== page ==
For at least the fourth time in the past year, the Ministry of Finance has not complied with the tenets of Cayman’s Freedom of Information Law, the information commissioner’s office has ruled.
The latest case, involving a news organisation’s request for a report on the proposed revamp of the country’s legal aid system, took more than a year to complete.
In the time it took to answer the open records request, Cayman’s government abandoned its original plan to create a legal services office and has placed the legal aid programme back into the courts office.
Last week, Information Commissioner Jennifer Dilbert ordered the Ministry of Finance to either release the majority of the document or seek to challenge her decision in Grand Court.
Mrs. Dilbert expressed her keen displeasure with how the request for information proceeded.
“The extreme length of the delays in this case and the apparent unwillingness of the ministry to act in a responsible way under the law testify to an unacceptably negligent attitude towards legal compliance with the FOI Law that can only be condemned in the gravest terms,” the information commissioner’s ruling read.
Contacted for comment on the ruling, Premier McKeeva Bush’s office released the following statement, “The Premier was not involved in this matter at any point in the procedure.”
Mr. Bush, who is also the minister of finance, declined to make further comment.
Cayman’s Information Commissioner ruled in February that the Ministry of Finance, Tourism and Development ‘failed to comply’ with several sections of the Freedom of Information Law and regulations following a request made by the Caymanian Compass.
The February decision stated that, while the ministry did not completely deny an open records applicant their right to information, it indicated the ministry’s actions “had the practical effect of denying the applicant’s right to access the requested record for a period of 79 days”.
Moreover, the Information Commissioner’s Office found that – at the time – the ministry had not confirmed anyone in the specific role of information manager, which is the person within a government department designated to handle open records requests.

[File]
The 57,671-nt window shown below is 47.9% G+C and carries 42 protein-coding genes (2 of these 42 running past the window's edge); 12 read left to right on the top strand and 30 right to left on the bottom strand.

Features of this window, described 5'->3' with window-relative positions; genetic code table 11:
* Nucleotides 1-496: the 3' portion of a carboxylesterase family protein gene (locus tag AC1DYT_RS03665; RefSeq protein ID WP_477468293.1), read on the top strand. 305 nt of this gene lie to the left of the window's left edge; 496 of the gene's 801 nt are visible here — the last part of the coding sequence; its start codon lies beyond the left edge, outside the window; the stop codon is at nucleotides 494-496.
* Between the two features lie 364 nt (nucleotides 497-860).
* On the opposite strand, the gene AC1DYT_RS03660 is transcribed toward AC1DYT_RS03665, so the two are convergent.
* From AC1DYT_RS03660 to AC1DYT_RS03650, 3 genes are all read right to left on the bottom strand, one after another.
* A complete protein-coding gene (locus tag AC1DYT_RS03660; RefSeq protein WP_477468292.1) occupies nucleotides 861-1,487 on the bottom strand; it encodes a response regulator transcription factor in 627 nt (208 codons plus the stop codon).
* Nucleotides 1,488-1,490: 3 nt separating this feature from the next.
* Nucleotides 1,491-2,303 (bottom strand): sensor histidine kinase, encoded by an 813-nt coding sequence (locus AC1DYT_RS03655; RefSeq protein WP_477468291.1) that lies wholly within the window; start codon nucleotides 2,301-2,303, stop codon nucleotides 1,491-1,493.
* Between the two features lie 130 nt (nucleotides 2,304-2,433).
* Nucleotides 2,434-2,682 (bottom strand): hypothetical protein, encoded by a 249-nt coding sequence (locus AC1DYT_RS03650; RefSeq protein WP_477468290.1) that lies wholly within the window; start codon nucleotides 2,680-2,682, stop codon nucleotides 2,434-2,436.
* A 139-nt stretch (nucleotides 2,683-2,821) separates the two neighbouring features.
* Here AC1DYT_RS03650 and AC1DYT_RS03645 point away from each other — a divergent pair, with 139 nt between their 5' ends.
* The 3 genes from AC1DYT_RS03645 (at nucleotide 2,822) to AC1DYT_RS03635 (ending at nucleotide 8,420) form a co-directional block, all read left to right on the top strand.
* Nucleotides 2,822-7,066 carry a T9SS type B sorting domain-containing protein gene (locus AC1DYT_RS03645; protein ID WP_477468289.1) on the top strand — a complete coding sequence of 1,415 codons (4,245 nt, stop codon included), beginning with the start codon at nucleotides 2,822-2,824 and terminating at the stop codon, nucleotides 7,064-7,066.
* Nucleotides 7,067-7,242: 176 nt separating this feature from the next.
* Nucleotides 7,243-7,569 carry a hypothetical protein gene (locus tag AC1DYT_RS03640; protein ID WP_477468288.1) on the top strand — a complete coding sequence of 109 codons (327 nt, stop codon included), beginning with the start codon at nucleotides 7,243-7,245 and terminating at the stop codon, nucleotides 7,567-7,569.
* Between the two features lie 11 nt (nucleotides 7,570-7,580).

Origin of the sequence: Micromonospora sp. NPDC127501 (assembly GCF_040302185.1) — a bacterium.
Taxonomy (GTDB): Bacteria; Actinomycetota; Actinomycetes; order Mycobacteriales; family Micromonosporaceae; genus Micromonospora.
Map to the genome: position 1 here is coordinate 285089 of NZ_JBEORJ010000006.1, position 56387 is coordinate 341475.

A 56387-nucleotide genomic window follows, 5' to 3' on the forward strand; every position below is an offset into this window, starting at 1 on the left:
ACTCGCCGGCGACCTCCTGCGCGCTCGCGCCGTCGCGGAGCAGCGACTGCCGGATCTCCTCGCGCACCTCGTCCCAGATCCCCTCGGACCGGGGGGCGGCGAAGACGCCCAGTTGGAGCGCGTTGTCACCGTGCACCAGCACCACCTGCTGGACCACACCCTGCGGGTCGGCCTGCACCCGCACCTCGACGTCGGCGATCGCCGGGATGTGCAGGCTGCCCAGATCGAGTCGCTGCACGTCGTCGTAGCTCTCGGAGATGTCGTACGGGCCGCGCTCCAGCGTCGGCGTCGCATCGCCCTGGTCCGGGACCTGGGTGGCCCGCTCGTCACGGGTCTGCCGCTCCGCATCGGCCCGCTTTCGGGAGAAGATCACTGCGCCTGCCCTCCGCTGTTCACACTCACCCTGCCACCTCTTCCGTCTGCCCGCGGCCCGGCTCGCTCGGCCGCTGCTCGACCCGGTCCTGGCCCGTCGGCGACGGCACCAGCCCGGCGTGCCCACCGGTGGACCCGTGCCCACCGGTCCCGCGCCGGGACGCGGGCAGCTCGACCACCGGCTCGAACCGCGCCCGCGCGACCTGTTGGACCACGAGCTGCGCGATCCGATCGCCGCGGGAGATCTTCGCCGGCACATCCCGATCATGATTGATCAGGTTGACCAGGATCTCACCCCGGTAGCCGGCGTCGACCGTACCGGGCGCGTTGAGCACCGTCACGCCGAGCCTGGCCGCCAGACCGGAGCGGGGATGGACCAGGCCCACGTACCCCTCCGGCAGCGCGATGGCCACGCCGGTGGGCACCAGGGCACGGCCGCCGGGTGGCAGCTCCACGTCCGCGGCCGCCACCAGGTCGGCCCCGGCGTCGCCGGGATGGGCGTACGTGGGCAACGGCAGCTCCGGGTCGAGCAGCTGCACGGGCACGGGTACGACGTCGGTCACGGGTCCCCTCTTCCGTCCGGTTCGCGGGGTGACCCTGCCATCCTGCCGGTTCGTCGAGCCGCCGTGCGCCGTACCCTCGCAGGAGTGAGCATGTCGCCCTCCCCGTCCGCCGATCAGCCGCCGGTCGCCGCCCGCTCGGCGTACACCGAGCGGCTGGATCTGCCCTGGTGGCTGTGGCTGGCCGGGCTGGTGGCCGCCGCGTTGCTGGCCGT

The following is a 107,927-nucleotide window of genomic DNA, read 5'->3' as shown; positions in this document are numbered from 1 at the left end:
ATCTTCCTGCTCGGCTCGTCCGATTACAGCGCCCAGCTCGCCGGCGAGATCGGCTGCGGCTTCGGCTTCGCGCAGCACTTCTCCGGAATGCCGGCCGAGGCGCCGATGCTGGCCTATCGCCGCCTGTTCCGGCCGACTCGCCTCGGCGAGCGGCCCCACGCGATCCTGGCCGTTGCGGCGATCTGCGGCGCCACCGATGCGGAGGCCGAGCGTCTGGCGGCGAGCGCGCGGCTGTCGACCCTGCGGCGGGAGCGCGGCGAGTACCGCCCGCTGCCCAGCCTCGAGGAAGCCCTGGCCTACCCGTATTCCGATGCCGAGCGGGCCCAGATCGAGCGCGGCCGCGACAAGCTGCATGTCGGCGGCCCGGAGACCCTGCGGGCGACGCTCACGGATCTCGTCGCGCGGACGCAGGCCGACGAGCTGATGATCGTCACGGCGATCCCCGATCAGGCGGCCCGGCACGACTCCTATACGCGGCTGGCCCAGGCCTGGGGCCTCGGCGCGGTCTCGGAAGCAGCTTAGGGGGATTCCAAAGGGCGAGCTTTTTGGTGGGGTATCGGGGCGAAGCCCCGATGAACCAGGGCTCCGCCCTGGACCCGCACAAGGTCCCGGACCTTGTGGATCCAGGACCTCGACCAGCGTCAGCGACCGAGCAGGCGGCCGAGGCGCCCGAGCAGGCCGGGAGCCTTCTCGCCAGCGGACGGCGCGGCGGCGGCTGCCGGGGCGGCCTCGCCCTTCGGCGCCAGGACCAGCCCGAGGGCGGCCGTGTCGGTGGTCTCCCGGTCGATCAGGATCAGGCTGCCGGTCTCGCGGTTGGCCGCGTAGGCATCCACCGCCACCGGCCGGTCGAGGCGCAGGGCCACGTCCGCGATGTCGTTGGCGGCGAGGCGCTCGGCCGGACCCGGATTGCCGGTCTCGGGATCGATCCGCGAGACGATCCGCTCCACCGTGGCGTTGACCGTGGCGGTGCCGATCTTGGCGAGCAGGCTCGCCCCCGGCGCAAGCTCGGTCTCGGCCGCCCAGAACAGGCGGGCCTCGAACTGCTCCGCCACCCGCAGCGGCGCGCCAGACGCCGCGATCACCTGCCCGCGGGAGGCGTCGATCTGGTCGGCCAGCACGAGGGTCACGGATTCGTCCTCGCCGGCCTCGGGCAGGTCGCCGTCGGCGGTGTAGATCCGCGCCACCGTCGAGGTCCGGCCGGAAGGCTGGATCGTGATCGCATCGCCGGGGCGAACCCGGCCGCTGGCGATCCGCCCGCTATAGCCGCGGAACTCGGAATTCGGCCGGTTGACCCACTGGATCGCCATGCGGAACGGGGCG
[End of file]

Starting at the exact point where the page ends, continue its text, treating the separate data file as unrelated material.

Late last year, the commissioner found the same ministry had contravened the FOI Law by failing to respond to two open records requests.
The first case involved a request for information submitted on 12 May, 2010, on how much the Ministry of Finance, Tourism and Development spent on travel for Premier McKeeva Bush and his companions, and how much was spent on each trip.
According to the findings of an investigation by the Information Commissioner’s Officer, the applicant in that case had still not received a full response 210 days after the application was made.
In the second case, on 3 June, 2010, the Caymanian Compass requested a copy of a report on an independent review of the Fire Services Department following the conviction of a male fire officer for indecent assault of a female colleague. The Compass also requested details of any new procedures put in place by the Fire Services Departments in response to the review and matters arising from the court case.
On 10 November, 160 days after the request was made, the human resources manager said the requested report pertained to an ongoing legal case and could not be released.
What to do?
The FOI Law does not provide any direct penalties for a government entity that fails to follow its legal requirements.
It is a crime for anyone to destroy, erase or conceal evidence sought in an open records request. Also, if an entity is taken to court for failure to comply with the FOI Law they could be found in contempt of court.
“This, unfortunately, does little to remedy any procedural issues which were addressed in a formal order,” Mrs. Dilbert said.
However, Mrs. Dilbert also pointed out that most of the troubles with the open records requests involving the Ministry of Finance, Tourism and Development occurred in 2010. Of late, she maintains the ministry has been more responsive.
One of the changes made was that, for FOI requests, the ministry was divided into three separate sections: Finance, Tourism and Development – each with responsibility to answer questions in its own specific area.
“The commissioner does believe this change is for the better and expects it to result in better response times,” a statement from Mrs. Dilbert read. “It is important to note that the procedural issues highlighted … were unacceptable, they occurred before these recent changes were put in place.”